Kanchenjunga, derived from the Tibetan word ‘Kanchen’ &' Dzonga’ meaning ‘Five Treasures of the Great Snow’, has five peaks, including the third highest peak in the world at 8586m. Because of its remote location the trails that lead to the foothills of these mighty mountains has remained largely unexplored. The trekking trails skirt the Kanchenjunga Conservation Area which covers an area of 2035 sq. km. in Taplejung district, in the northeast corner of Nepal. The conservation area has a unique mountain ecosystem. Tucked within these hidden valleys, one can encounter rich forests that support more than 250 species of birds and endangered wildlife, including snow leopards and red pandas. A few days of walking will lead you to high elevation pastures where yaks graze languidly and colorful alpine flowers bloom. Trekking in this remote area, you encounter a mixture of ethnicities that continue to practice traditional subsistence lifestyles, their cultural and religious practices adding to the area's ricjh cultural heritage. Because of its remote location in Nepal and difficult access from India, the Kangchenjunga region is not much explored by trekkers. It has, therefore, retained much of its pristine beauty.
Read BBC travel writer Nick Eason's account of his trek to this remote region: "Give me a home where the snow leopards roam"
Trek to Kanchenjunga Base camp with Explore Himalaya
A three day tourism fair was organized recently in Biratnagar to promote places of tourist interest and home stay in eastern Nepal. Promoted as Eastern Regional Tourism Fair 2012 , the fair was inaugurated by Minister for Tourism and Civil Aviation Lokendra Bista Magar on 22nd March, 2012. Eastern Nepal is made up of high mountains : Kanchenjunga and Everest, tea growing belt and the low lying Terai area. Though the high mountain villages in Everest Region have largely benefitted from tourism, the same cannot be said about the other areas. The fair sought to promote those hidden places having potential to become popular tourism destinations.
Commercial trekking on the Great Himalaya Trail (GHT) has begun. Two private companies- Nepalese and Australian- are jointly marketing this product. Nepal government had introduced GHT as a new product to during the inauguration of Nepal Tourism Year 2011 on Jan. 14. GHT is 4,500 km long and passes through Pakistan, the Tibet Autonomous Region of China, India, Nepal, Bhutan and Myanmar. The Nepali section of the GHT extends from Darchula and Humla in the west to Kanchenjunga in the east, and takes some 157 days to trek.The trek in Nepal is divided into seven sections of 18-34 days each. As most people won’t have sufficient time to complete this adventure at one go, the company has devised seven treks that can be linked to make up the full traverse. The trip will be offered each year so that adventurers may choose to undertake the entire GHT over a number of years.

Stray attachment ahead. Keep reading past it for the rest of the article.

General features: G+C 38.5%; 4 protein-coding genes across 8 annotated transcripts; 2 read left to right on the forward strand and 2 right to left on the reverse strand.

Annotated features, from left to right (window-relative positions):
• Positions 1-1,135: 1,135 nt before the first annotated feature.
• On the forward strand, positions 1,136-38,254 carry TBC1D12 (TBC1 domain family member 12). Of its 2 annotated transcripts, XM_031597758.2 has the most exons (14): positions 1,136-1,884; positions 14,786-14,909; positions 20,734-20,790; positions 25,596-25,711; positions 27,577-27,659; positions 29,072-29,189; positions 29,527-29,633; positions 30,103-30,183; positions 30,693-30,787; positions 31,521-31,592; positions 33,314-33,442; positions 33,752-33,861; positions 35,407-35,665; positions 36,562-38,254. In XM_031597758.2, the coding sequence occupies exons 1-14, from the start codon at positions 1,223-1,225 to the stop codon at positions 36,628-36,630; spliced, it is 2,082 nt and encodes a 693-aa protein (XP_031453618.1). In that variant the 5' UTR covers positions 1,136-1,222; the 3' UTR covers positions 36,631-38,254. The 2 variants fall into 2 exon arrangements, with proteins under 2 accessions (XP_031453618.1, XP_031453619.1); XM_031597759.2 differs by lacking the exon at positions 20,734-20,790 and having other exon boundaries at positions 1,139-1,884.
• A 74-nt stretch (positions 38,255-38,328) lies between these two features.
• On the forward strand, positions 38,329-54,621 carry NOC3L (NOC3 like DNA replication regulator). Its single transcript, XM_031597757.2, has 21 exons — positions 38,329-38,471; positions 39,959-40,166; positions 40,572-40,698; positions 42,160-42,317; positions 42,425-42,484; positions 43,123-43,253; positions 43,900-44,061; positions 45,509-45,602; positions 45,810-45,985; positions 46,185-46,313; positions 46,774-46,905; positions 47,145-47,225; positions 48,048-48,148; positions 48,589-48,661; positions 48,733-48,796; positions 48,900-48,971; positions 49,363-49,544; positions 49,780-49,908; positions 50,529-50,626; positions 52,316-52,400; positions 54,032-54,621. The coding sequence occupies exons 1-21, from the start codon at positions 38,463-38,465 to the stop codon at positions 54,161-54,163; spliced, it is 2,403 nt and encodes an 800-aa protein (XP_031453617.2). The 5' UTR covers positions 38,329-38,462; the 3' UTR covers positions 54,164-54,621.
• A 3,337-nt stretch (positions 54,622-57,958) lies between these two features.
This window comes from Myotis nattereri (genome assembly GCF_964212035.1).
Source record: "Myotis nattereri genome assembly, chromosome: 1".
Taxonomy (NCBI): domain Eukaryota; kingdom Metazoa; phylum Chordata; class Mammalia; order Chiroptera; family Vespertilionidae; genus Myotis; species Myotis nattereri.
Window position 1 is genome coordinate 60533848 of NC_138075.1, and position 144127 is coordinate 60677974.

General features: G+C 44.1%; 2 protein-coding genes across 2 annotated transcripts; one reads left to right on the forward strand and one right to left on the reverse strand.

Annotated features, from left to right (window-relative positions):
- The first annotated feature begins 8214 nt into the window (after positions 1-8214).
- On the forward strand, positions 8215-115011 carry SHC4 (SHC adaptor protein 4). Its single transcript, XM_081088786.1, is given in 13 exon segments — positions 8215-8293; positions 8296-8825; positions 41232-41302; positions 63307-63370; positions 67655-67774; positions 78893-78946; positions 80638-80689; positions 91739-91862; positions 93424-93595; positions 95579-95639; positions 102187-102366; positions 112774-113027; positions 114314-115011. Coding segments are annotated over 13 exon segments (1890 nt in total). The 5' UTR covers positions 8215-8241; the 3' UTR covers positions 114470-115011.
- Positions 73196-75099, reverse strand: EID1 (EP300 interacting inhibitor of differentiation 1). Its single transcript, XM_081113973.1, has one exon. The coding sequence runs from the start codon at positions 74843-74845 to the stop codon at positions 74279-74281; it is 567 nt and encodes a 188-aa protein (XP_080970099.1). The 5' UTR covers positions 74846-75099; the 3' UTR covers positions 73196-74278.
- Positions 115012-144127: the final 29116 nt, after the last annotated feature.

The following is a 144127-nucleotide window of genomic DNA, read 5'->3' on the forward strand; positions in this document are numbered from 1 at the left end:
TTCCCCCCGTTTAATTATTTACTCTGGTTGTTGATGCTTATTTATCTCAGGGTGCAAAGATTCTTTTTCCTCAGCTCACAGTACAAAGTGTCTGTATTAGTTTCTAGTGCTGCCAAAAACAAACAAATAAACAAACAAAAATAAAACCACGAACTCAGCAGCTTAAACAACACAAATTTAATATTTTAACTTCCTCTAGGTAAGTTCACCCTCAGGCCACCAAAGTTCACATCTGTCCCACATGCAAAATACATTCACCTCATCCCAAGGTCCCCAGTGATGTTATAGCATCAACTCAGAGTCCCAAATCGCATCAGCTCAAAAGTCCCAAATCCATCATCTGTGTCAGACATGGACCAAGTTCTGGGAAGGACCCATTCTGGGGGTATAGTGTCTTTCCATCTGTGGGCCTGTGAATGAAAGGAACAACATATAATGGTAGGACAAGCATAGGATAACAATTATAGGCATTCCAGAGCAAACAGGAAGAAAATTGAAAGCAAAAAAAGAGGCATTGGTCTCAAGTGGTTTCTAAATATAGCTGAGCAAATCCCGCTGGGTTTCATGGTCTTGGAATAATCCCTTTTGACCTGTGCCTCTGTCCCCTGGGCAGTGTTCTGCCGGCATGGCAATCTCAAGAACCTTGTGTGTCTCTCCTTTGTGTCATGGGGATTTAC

Nepal Tourism Year 2011’s Main Organizing Committee introduced four different tourism products on 14th January, during the inaugural ceremony of NTY 2011. The four products are The Great Himalayan Trail (GHT), Mighty East, Wild West Triangle and Terai Tourism.
As the name suggests, The Great Himalayan Trail is the world’s longest and highest trekking trail. It stretches from Humla in the west to Kanchenjunga in the east. To complete the Great Himalayan Trail one needs to take an ardous 150 days trek. Mighty East offers packages related to adventure tourism – trekking, mountaineering and travel along the ridges of the mighty Himalayan peaks located in Eastern Nepal.
Wild West Triangle has been launched to promote tourism in the mid and far-western regions of Nepal. It incorporates tours to three protected areas – Bardiya National Park in Bardiya district, Rara National Park in Mugu and Shuklaphanta Wildlife Reserve in Kanchanpur. Terai Tourism promotes religious, historical and archaeological sites in the southern Terai plains.
“That we have returned safely is the most important thing!” – Oscar Cadiach
Oscar Cadiach Puig returned safely to Kathmandu after being rescued from the Kanchenjunga base camp by Fishtail Air’s helicopter. He was caught after a failed summit attempt in C3 by a storm last week. He needed two days to descend – a Sherpa team was sent from BC in order to break trail until they met Oscar.
Oscar and two other team members visited Explore Himalaya’s office before departing for Spain. He spoke briefly about his experience.
Oscar: “The expedition was a good experience. Our camp was in the middle of the glacier. We met many international expeditions..there were around 6-7 groups. We had our chance to make a summit bid.From the nine members, three people successfully reached the summit. I tried to summit alone but it was very difficult.The weather condition worsened. Though I was not able to summit, I enjoyed the expedition. It was a great experience. There were difficult rescues with the Nepali team working to make way for my safe descent. I am thankful to them.
I am happy that we all were able to return safely. From Kathmandu we send our great regards to our friends and families back in Spain.That we have returned safely is the most important thing!”
Oscar Cadiach Puig, expedition leader